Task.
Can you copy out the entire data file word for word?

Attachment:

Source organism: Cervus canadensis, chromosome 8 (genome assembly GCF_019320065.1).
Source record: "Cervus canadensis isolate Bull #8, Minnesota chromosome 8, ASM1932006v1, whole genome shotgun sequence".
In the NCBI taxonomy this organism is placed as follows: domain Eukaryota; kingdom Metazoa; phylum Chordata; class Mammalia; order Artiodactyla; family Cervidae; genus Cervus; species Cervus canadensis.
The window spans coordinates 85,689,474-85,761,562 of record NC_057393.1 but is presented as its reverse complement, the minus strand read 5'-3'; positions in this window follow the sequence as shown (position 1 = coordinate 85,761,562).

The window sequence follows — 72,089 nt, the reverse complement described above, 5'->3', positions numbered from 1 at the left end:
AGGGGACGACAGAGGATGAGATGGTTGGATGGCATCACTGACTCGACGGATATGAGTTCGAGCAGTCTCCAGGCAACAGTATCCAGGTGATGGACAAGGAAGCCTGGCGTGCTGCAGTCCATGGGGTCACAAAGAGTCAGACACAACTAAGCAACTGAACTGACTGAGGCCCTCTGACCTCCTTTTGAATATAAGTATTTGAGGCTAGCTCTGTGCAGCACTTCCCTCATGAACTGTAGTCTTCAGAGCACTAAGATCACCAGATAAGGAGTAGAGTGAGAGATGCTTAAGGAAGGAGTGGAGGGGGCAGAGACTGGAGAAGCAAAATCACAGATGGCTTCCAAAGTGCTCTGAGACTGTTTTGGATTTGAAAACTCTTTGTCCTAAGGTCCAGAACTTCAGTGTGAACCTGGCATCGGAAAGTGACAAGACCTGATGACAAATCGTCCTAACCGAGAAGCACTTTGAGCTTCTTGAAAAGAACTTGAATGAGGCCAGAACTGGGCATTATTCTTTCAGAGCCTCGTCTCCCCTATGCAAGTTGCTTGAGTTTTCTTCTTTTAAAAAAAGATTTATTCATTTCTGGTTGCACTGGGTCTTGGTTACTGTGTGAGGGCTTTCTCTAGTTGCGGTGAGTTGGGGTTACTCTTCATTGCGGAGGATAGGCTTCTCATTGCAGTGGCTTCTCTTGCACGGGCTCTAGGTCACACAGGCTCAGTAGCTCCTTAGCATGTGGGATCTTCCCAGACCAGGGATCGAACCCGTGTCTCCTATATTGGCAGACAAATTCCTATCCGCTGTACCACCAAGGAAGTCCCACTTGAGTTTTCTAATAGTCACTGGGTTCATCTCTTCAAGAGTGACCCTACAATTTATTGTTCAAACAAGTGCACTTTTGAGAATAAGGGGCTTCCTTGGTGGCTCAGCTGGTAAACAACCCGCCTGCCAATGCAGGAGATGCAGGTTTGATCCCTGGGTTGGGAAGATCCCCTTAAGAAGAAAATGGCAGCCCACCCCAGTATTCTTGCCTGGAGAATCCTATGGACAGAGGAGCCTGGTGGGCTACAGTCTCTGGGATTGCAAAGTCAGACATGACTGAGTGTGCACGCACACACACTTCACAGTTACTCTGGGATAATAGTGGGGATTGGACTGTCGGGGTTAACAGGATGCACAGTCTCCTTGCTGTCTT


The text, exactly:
Source organism: Cervus canadensis, chromosome 8 (genome assembly GCF_019320065.1).
Source record: "Cervus canadensis isolate Bull #8, Minnesota chromosome 8, ASM1932006v1, whole genome shotgun sequence".
In the NCBI taxonomy this organism is placed as follows: domain Eukaryota; kingdom Metazoa; phylum Chordata; class Mammalia; order Artiodactyla; family Cervidae; genus Cervus; species Cervus canadensis.
The window spans coordinates 85,689,474-85,761,562 of record NC_057393.1 but is presented as its reverse complement, the minus strand read 5'-3'; positions in this window follow the sequence as shown (position 1 = coordinate 85,761,562).

The window sequence follows — 72,089 nt, the reverse complement described above, 5'->3', positions numbered from 1 at the left end:
AGGGGACGACAGAGGATGAGATGGTTGGATGGCATCACTGACTCGACGGATATGAGTTCGAGCAGTCTCCAGGCAACAGTATCCAGGTGATGGACAAGGAAGCCTGGCGTGCTGCAGTCCATGGGGTCACAAAGAGTCAGACACAACTAAGCAACTGAACTGACTGAGGCCCTCTGACCTCCTTTTGAATATAAGTATTTGAGGCTAGCTCTGTGCAGCACTTCCCTCATGAACTGTAGTCTTCAGAGCACTAAGATCACCAGATAAGGAGTAGAGTGAGAGATGCTTAAGGAAGGAGTGGAGGGGGCAGAGACTGGAGAAGCAAAATCACAGATGGCTTCCAAAGTGCTCTGAGACTGTTTTGGATTTGAAAACTCTTTGTCCTAAGGTCCAGAACTTCAGTGTGAACCTGGCATCGGAAAGTGACAAGACCTGATGACAAATCGTCCTAACCGAGAAGCACTTTGAGCTTCTTGAAAAGAACTTGAATGAGGCCAGAACTGGGCATTATTCTTTCAGAGCCTCGTCTCCCCTATGCAAGTTGCTTGAGTTTTCTTCTTTTAAAAAAAGATTTATTCATTTCTGGTTGCACTGGGTCTTGGTTACTGTGTGAGGGCTTTCTCTAGTTGCGGTGAGTTGGGGTTACTCTTCATTGCGGAGGATAGGCTTCTCATTGCAGTGGCTTCTCTTGCACGGGCTCTAGGTCACACAGGCTCAGTAGCTCCTTAGCATGTGGGATCTTCCCAGACCAGGGATCGAACCCGTGTCTCCTATATTGGCAGACAAATTCCTATCCGCTGTACCACCAAGGAAGTCCCACTTGAGTTTTCTAATAGTCACTGGGTTCATCTCTTCAAGAGTGACCCTACAATTTATTGTTCAAACAAGTGCACTTTTGAGAATAAGGGGCTTCCTTGGTGGCTCAGCTGGTAAACAACCCGCCTGCCAATGCAGGAGATGCAGGTTTGATCCCTGGGTTGGGAAGATCCCCTTAAGAAGAAAATGGCAGCCCACCCCAGTATTCTTGCCTGGAGAATCCTATGGACAGAGGAGCCTGGTGGGCTACAGTCTCTGGGATTGCAAAGTCAGACATGACTGAGTGTGCACGCACACACACTTCACAGTTACTCTGGGATAATAGTGGGGATTGGACTGTCGGGGTTAACAGGATGCACAGTCTCCTTGCTGTCTT